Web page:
Commission launches 'It takes a world' campaign to end violence against children

Written by Martin Banks on 13 July 2017 in News
News

A new campaign has been launched which aims to bring an end to violence against children.

Neven Mimica | Photo credit: European Parliament audiovisual


Every year, one billion girls and boys experience violence and the economic costs alone are estimated at six trillion euros a year. 

Between January 2011 and March 2017, the EU says it has supported children's rights through its external relations with over €8bn in 142 developing countries.

Almost 10 per cent of this was directly dedicated to tackling child labour, trafficking of children, supporting children in armed conflicts, preventing harmful practices and sexual exploitation, as well as other violence-related projects. 

At the campaign launch, the European Commissioner for international cooperation and development, Neven Mimica, was joined by Fatou and Samia, who come from Sénégal and Bangladesh.

"One of my classmates, aged 16, was given as child bride by her grandfather. He thought that would protect her from getting pregnant before marriage. She complained but her family abandoned her," said Fatou, from Sénégal. 

"I am now engaging my local child protection committee to raise awareness of class mates, adults and local authorities."

Mimica said, "Violence against girls is one of the greatest injustices of our time, which crosses all borders, generations, nationalities and communities. We need to join forces with girls all across the globe to end this violence for good."

He went on, "Building on our strong record of investing in girls, we are currently working together with the United Nations on a ground-breaking initiative to eliminate all forms of violence against women and girls around the world."

This, he said, would be officially launched in September.

The campaign is called 'It takes a world to end violence against children' and the Commissioner said that "creating a world free of violence against children is beyond the reach of any one institution or organisation."

The aim, therefore, is to bring together different actors to "strengthen political will and accelerate progress to end violence against children."

The Commissioner said the campaign will be supported by "very substantial, dedicated funding, and make sure that throughout girls' faces are visible and their voices heard."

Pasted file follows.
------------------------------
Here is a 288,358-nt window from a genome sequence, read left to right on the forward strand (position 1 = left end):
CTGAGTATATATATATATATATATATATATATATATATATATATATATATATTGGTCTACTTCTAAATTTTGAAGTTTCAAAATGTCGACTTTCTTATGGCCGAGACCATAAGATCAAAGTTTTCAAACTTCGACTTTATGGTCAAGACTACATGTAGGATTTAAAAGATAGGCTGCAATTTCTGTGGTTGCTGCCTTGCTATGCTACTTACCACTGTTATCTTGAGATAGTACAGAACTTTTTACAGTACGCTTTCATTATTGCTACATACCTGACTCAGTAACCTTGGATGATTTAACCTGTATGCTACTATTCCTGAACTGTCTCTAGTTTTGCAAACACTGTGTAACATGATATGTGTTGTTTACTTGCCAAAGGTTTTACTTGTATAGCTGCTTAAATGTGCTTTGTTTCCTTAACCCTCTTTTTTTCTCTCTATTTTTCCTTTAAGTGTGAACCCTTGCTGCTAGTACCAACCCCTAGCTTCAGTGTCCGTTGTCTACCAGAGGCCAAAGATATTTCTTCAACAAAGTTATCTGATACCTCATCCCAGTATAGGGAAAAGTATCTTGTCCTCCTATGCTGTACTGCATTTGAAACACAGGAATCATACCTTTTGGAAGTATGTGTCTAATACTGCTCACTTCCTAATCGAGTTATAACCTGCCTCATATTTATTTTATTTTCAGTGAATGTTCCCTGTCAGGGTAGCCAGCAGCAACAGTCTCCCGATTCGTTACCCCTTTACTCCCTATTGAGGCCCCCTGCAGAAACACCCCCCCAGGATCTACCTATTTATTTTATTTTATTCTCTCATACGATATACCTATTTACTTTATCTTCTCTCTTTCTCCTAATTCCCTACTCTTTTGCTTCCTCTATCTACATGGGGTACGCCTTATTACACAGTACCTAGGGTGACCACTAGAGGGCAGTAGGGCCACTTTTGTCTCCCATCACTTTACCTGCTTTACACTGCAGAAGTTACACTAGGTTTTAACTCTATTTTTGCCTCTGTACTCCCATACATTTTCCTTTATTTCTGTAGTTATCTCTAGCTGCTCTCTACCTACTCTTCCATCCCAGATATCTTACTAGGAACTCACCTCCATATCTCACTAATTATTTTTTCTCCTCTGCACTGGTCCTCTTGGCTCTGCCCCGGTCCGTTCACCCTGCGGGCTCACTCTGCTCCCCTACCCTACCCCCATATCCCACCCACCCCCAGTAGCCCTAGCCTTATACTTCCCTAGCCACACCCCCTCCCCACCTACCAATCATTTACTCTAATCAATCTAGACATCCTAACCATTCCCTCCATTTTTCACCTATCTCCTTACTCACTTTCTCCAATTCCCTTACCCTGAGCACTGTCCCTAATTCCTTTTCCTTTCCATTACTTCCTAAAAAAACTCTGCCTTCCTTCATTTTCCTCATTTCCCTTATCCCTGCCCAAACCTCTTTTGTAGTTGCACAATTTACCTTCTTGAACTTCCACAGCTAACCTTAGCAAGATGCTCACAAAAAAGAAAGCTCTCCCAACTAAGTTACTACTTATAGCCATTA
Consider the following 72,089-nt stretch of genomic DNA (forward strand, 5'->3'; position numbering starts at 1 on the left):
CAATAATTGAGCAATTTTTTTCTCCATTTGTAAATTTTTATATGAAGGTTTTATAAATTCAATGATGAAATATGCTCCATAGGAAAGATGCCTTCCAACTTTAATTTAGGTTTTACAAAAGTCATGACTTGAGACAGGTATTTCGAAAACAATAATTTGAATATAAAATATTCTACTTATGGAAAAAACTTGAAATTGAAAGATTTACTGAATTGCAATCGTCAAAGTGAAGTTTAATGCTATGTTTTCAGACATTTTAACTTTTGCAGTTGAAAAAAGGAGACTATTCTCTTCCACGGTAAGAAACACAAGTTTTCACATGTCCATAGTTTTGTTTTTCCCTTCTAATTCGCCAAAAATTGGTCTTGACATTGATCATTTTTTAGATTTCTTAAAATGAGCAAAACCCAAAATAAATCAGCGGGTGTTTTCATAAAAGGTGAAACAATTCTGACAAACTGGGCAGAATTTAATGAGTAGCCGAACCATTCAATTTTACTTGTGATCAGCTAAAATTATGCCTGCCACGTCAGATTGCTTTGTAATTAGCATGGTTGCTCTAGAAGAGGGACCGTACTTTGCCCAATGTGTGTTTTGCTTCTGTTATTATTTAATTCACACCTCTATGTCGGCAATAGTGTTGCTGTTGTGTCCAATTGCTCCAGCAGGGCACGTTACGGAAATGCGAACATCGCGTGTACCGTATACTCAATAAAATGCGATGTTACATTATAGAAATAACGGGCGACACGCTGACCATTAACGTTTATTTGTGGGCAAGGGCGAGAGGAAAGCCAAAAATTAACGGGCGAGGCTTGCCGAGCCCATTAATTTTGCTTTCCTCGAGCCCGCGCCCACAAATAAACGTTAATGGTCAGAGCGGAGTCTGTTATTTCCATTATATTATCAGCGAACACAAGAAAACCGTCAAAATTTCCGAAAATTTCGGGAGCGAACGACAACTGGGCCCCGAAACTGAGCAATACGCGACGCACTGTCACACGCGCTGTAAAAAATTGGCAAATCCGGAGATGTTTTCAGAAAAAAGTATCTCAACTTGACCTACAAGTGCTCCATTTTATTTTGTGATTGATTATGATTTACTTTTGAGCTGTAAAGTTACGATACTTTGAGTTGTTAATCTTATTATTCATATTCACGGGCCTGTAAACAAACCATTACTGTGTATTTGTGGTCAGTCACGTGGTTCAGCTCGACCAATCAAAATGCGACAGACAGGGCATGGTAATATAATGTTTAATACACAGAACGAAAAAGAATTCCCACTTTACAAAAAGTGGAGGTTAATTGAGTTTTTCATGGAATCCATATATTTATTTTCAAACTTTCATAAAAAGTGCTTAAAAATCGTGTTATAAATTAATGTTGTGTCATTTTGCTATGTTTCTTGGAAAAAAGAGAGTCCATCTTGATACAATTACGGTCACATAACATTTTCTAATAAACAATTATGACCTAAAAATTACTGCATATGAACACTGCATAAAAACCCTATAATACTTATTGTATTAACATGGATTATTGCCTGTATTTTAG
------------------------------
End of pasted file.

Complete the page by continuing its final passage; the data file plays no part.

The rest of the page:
He added, "Joining forces with girls to end violence isn't just 'nice to have.' It's an essential first step in ensuring that every girl has the opportunity to fulfil her true potential."

The campaign is backed by the Global Partnership to End Violence Against Children and civil society representatives.

A recent report by the Global Partnership, 'Counting pennies', found that in 2015, of the total €152bn overseas development assistance, less than 0.6 per cent was allocated to ending violence against children. 

Trihadi Saptoadi, who leads World Vision's programmes and policy internationally, said, "The stakes for ending violence against children could not be higher. If we don't end violence against children now, we risk jeopardising the progress and losing the investments made in child survival, health and education.

"The cost of inaction is far higher than the cost of investing in actions to end violence against girls and boys."

The new European Consensus on Development, which was agreed by the EU and member states earlier this year, makes gender equality a priority.

It recognises women and girls as "powerful agents of change and drivers of development, and not as victims or passive beneficiaries."

The Commission's Gender Action Plan sets out a practical framework to ensure women and girls' physical and psychological well-being, strengthen their voice and empower them economically.

A Commission spokesperson said, "Over the next five years, the campaign will seek to positively impact the lives of hundreds of millions of boys and girls vulnerable to violence making a significant contribution toward Sustainable Development Goals 5 and 16."

World Vision works in close to 100 countries in most regions of the world including Latin America and the Caribbean, Europe, Africa, the Middle East and the Asia Pacific Region. 

About the author

Martin Banks is a senior reporter for the Parliament Magazine

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